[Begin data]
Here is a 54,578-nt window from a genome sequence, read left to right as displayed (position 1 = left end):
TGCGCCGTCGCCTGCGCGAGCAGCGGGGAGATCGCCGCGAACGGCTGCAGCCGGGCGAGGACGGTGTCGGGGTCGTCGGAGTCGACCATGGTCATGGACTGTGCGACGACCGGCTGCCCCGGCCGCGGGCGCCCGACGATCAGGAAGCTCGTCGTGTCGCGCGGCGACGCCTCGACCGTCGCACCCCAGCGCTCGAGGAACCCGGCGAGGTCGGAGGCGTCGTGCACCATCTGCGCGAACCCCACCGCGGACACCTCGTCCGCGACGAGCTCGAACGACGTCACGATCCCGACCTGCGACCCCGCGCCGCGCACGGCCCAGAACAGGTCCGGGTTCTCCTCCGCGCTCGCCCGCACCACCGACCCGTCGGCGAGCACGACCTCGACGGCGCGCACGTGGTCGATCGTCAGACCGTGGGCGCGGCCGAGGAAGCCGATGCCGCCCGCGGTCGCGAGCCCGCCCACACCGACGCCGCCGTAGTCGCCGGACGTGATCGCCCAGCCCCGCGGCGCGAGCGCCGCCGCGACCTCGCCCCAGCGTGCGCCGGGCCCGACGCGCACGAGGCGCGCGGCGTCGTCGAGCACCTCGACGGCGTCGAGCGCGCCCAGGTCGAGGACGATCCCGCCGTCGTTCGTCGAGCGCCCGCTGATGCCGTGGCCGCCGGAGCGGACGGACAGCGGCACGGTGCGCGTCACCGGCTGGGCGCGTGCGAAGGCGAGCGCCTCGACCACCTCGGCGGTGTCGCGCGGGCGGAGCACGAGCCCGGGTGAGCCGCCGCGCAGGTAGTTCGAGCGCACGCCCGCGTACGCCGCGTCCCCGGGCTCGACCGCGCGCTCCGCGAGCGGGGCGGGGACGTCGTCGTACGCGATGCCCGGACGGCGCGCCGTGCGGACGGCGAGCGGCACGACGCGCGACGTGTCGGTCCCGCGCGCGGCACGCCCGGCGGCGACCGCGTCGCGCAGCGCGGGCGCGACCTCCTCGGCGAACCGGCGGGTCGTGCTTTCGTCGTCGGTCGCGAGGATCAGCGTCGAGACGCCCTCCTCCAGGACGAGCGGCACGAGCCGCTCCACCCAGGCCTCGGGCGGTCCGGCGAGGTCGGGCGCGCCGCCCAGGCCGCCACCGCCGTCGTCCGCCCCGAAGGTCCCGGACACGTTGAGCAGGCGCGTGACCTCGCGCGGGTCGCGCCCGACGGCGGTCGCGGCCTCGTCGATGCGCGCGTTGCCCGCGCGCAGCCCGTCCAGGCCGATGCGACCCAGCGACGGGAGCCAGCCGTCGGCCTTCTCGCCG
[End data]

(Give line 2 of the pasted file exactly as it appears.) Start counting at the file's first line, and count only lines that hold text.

TGCGCCGTCGCCTGCGCGAGCAGCGGGGAGATCGCCGCGAACGGCTGCAGCCGGGCGAGGACGGTGTCGGGGTCGTCGGAGTCGACCATGGTCATGGACTGTGCGACGACCGGCTGCCCCGGCCGCGGGCGCCCGACGATCAGGAAGCTCGTCGTGTCGCGCGGCGACGCCTCGACCGTCGCACCCCAGCGCTCGAGGAACCCGGCGAGGTCGGAGGCGTCGTGCACCATCTGCGCGAACCCCACCGCGGACACCTCGTCCGCGACGAGCTCGAACGACGTCACGATCCCGACCTGCGACCCCGCGCCGCGCACGGCCCAGAACAGGTCCGGGTTCTCCTCCGCGCTCGCCCGCACCACCGACCCGTCGGCGAGCACGACCTCGACGGCGCGCACGTGGTCGATCGTCAGACCGTGGGCGCGGCCGAGGAAGCCGATGCCGCCCGCGGTCGCGAGCCCGCCCACACCGACGCCGCCGTAGTCGCCGGACGTGATCGCCCAGCCCCGCGGCGCGAGCGCCGCCGCGACCTCGCCCCAGCGTGCGCCGGGCCCGACGCGCACGAGGCGCGCGGCGTCGTCGAGCACCTCGACGGCGTCGAGCGCGCCCAGGTCGAGGACGATCCCGCCGTCGTTCGTCGAGCGCCCGCTGATGCCGTGGCCGCCGGAGCGGACGGACAGCGGCACGGTGCGCGTCACCGGCTGGGCGCGTGCGAAGGCGAGCGCCTCGACCACCTCGGCGGTGTCGCGCGGGCGGAGCACGAGCCCGGGTGAGCCGCCGCGCAGGTAGTTCGAGCGCACGCCCGCGTACGCCGCGTCCCCGGGCTCGACCGCGCGCTCCGCGAGCGGGGCGGGGACGTCGTCGTACGCGATGCCCGGACGGCGCGCCGTGCGGACGGCGAGCGGCACGACGCGCGACGTGTCGGTCCCGCGCGCGGCACGCCCGGCGGCGACCGCGTCGCGCAGCGCGGGCGCGACCTCCTCGGCGAACCGGCGGGTCGTGCTTTCGTCGTCGGTCGCGAGGATCAGCGTCGAGACGCCCTCCTCCAGGACGAGCGGCACGAGCCGCTCCACCCAGGCCTCGGGCGGTCCGGCGAGGTCGGGCGCGCCGCCCAGGCCGCCACCGCCGTCGTCCGCCCCGAAGGTCCCGGACACGTTGAGCAGGCGCGTGACCTCGCGCGGGTCGCGCCCGACGGCGGTCGCGGCCTCGTCGATGCGCGCGTTGCCCGCGCGCAGCCCGTCCAGGCCGATGCGACCCAGCGACGGGAGCCAGCCGTCGGCCTTCTCGCCG